Jesus response forms a stable platform for life: “Jesus answered and said to him, ‘If anyone loves Me, he will keep My word; and My Father will love him, and We will come to him and make Our home with him'” (John 14:23).

Jesus did not deal directly with the “how.” Some things are too complex to have a simple answer. How does a computer chip work? There is no simple answer. I saw a cartoon of a child going through a grocery check-out line with his mother. There are chess sets on the counter as a special item for the day. As they are checking out the child asks, “How do you play that game?” There is no simple answer. Neither was there a simple answer to Jude’s question. There was however a wise response. Distilled, it is: Because you love Me, you will keep my word. Because you keep My word, I will reveal Myself to you.

This is an appeal to be steadfast. “Stead” means a place or position. A homestead is a home place. “Fast” means to be fixed unmovably in a place.

In a time of military conflict soldiers from North Carolina were called “Tar heels.” It was said they were so steadfast that it was as though they had tar on their heels and could not be moved. Jesus response to Thaddaeus’ question is an appeal to steadfastness.

There are three conditions for Christ fulfilling His promise in John 14: 21, “I will love him and manifest Myself to him.”

1) We must have His “commandments” (Vs. 21a). By God’s grace Christ’s commandments are preserved in his Word.

2) We are to “keep them.” Obedience is the issue.

3) We are to love Him. Only when we love Him do we desire to know His commandments enough to search them out. Only when we love Him will we do what we know He has commanded us.

Commandants such as: a] love your enemies, b] love one another, c] be His witnesses unto the end of the earth.

There is a song with these words: “To know, know, know Him is to love, love, love Him.”

There is a book in our New Testament that bears his name, “Jude.” He may or may not have been the Jude who penned the book, but it speaks of steadfastness such as that for which an appeal is here made. In it he repetitiously appeals for steadfastness. He pleads:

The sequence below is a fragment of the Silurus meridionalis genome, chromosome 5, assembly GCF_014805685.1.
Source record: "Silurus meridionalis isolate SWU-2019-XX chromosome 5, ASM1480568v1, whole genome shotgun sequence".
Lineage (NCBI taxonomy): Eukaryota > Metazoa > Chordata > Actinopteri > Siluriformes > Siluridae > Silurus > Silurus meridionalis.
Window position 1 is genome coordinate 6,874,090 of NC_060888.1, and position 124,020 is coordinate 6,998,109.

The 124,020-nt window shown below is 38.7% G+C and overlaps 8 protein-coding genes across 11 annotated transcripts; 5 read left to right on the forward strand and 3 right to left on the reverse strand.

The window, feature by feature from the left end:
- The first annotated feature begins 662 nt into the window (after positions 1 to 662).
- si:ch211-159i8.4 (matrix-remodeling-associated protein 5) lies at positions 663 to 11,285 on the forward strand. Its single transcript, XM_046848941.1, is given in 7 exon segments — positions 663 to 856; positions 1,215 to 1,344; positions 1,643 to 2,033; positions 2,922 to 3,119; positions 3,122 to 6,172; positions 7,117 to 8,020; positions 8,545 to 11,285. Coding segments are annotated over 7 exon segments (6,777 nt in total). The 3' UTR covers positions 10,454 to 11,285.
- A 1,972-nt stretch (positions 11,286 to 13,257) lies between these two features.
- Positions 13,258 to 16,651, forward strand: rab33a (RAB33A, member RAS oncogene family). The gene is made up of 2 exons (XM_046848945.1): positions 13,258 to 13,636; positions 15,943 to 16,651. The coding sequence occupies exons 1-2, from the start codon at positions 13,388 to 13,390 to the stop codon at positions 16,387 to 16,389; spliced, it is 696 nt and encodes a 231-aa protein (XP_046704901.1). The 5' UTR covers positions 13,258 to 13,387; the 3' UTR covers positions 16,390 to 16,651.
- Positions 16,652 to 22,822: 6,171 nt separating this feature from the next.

Do not drift away from the truth as a result of personal indifference.

Do not be deceived into following false teachers. There are two types of false teachers:
1) Those who teach false doctrine.

2) Those who teach enough sound doctrine to maintain a good front, but who are themselves false. That is, hypocrites.

Do not be misdirected away from the basic gospel.

Do maintain the faith, “Beloved, while I was very diligent to write to you concerning our common salvation, I found it necessary to write to you exhorting you to contend earnestly for the faith which was once for all delivered to the saints. But you, beloved, remember the words which were spoken before by the apostles of our Lord Jesus Christ: But you, beloved, building yourselves up on your most holy faith, praying in the Holy Spirit, keep yourselves in the love of God, looking for the mercy of our Lord Jesus Christ unto eternal life” (Jude 3, 17, 20, 21).

One way to maintain the faith is to keep “praying in the Holy Spirit.”

After the appeal for us to “keep yourselves in the love of God,” Jude focuses on the resource for doing so: “Now to Him that is able to keep you from falling … the only wise God …” (Jude 24, 25).

Judas, not Iscariot, remained faithful. Legend says he later ministered in Armenia and Persia where he was martyred. He was faithful unto death.